Taylor Dayne's competitive spirit keeps her on top

November 02, 1990|By J. D. Considine | J. D. Considine,Sun Pop Music Critic

Taylor Dayne knows exactly what she wants from success: She wants more.

Granted, she's already fairly familiar with life at the top of the charts. Her first album, "Tell It To My Heart," was a certified smash, thanks to "I'll Always Love You" and the title tune, while its follow-up, "Can't Fight Fate," remains on the charts a year after it was released, thanks to such singles as "With Every Beat of My Heart" and "Love Will Lead You Back."

Even so, Dayne can't help wondering how to improve on that track record.

It isn't greed that drives her, however. "It's a competitive edge, it's a hunger," she says over the phone from her New York home. "That's what keeps me awake at night. It's not [about] having the billion dollars in the bank or all that. I feel like I have something to say, and I want to be out there, I want to perform.

"I want to be -- I don't know if it's just being recognized. It's obviously more than that. But if it means that I'm at two and somebody's at one, well, I want to be at one. You know what I'm saying? In that spot now!"

Ironically, mass-market success was the last thing she and Ric Wake, her producer and songwriting partner, had in mind when they first hooked up. "We were really trying at the time," she says. "Before that I was doing a lot of rock stuff, was in a lot of rock groups in the [New York] area, and just wasn't cutting it."

So she and Wake tried another approach, putting together their own production company to make dance singles. "We were looking for the right vehicle, and that song was 'Tell It To My Heart,' which we found through a publishing company. I said, 'Look, let's not do it light. Let's go for it. Let's combine the rock with hip-hop.'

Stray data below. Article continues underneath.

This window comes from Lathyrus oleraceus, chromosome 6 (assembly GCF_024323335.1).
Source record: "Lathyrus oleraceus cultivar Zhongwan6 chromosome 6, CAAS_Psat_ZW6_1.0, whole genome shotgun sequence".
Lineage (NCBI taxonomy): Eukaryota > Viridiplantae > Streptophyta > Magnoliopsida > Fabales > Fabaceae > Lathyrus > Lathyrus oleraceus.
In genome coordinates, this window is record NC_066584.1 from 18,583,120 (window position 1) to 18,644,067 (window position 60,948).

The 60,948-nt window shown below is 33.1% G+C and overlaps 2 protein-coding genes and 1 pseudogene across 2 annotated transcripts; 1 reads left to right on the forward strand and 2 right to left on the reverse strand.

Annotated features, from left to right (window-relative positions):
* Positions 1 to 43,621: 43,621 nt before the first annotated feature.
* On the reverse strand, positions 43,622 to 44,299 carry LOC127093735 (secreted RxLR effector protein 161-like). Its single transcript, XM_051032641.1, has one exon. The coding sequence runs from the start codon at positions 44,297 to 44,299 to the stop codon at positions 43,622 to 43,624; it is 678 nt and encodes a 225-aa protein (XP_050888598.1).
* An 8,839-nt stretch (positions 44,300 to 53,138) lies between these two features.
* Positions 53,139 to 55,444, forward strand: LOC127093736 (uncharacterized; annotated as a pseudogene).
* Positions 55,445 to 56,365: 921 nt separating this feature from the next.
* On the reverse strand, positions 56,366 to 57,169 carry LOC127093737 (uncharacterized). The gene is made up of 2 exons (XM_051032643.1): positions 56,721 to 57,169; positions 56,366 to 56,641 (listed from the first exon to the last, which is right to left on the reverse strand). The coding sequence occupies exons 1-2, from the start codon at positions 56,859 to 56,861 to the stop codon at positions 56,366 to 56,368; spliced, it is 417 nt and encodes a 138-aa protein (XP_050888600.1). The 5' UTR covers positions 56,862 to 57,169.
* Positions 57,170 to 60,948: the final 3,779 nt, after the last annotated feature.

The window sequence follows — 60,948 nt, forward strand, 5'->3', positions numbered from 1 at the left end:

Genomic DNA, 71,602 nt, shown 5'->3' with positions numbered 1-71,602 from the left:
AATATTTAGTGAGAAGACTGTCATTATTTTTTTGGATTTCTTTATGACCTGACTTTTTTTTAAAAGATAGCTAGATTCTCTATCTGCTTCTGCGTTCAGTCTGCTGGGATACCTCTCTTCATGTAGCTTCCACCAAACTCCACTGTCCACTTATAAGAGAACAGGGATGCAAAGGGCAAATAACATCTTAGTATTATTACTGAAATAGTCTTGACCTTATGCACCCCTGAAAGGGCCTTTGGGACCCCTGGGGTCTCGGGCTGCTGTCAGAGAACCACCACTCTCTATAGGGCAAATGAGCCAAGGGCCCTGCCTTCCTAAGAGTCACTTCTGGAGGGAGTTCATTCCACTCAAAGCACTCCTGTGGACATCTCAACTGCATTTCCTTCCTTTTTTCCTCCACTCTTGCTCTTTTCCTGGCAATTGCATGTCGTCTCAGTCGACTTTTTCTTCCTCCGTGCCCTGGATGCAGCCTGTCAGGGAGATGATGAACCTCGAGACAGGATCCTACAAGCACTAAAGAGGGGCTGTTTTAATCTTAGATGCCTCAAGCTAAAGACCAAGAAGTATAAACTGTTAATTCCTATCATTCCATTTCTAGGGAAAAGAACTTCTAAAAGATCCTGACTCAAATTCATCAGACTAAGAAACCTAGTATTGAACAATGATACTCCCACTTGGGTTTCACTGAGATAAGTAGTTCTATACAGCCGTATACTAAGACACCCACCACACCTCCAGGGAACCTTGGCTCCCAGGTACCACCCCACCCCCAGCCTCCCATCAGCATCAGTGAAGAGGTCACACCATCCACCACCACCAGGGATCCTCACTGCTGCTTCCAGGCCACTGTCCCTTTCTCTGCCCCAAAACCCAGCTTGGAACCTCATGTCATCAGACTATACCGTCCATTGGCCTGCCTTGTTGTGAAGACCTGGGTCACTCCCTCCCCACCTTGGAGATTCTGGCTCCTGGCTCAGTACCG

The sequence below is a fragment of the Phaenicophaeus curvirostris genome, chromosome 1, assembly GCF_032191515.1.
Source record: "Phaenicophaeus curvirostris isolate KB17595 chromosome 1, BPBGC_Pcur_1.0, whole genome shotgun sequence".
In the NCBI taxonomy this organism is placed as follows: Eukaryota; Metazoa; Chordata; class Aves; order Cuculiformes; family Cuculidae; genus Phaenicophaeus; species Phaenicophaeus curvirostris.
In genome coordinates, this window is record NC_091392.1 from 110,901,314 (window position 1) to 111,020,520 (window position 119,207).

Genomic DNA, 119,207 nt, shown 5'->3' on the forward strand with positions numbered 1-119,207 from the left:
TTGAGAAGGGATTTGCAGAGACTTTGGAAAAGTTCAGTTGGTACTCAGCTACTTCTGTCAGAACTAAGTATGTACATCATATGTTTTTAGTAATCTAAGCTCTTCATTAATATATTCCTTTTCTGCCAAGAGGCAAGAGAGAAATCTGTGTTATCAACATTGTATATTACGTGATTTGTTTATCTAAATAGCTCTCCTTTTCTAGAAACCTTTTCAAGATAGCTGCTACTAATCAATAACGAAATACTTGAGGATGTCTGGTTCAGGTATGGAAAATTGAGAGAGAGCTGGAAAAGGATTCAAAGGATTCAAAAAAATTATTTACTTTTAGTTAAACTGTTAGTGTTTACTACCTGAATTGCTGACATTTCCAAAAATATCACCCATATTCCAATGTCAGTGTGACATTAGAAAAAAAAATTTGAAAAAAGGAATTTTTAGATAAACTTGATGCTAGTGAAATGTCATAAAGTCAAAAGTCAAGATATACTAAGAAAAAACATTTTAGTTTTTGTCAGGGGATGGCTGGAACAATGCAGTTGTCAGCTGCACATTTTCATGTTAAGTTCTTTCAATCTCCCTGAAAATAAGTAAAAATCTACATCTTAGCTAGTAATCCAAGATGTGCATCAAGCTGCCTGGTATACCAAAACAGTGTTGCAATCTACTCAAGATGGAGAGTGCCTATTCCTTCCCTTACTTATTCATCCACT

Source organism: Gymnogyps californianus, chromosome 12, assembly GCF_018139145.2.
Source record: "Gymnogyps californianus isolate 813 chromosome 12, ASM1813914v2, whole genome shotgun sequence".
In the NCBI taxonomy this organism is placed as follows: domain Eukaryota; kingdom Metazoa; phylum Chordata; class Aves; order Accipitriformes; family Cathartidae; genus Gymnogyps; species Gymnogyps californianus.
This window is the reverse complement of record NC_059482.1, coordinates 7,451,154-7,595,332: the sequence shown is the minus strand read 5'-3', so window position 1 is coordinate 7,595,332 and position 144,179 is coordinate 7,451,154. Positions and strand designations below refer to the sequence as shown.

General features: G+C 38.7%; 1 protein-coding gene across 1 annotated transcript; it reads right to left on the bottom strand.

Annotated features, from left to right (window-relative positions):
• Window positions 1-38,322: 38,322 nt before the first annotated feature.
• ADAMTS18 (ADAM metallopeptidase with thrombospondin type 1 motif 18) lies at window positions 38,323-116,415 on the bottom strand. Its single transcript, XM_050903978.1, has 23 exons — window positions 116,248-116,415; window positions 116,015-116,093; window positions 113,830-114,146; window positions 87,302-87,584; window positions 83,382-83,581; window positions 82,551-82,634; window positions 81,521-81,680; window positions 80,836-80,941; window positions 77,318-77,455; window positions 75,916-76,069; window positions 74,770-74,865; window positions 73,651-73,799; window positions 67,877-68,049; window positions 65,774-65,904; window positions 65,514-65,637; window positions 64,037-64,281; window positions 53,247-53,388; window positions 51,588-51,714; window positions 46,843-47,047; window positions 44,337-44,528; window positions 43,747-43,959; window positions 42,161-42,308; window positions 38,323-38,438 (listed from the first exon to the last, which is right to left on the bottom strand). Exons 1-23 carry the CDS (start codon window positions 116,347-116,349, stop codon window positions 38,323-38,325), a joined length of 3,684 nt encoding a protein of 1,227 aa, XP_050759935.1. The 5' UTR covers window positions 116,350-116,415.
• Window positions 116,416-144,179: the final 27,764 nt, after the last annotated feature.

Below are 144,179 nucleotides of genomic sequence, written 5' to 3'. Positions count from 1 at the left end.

"And that's what happened."

Or that's how the single happened. What followed was beyond their wildest dreams. "All I was expecting was to get paid back the $5,000 that we invested in producing it, plus a little on top of that," she says. "And hopefully get signed by a major."

Instead, she wound up with a smash hit, and a deal with Arista records. "We certainly got more than we asked for," she laughs. "It took me six months after that to put an album together, because nobody realized it would break as heavy as it did."

Since then, Dayne has worked hard not only to maintain her success, but to keep it happening on her terms. "What I set out to do between the first album and the second was not make 'Tell It To My Heart II,' " she says.

Instead, she wanted to emphasize her credibility as a singer. "In the end, 15 years from now, that's what's going to save my soul," she explains. "If people understand that I am a voice, and a personality, too. It's not enough to be this dance diva. I never set about to do that. I set about to break different ground, to hold my own."

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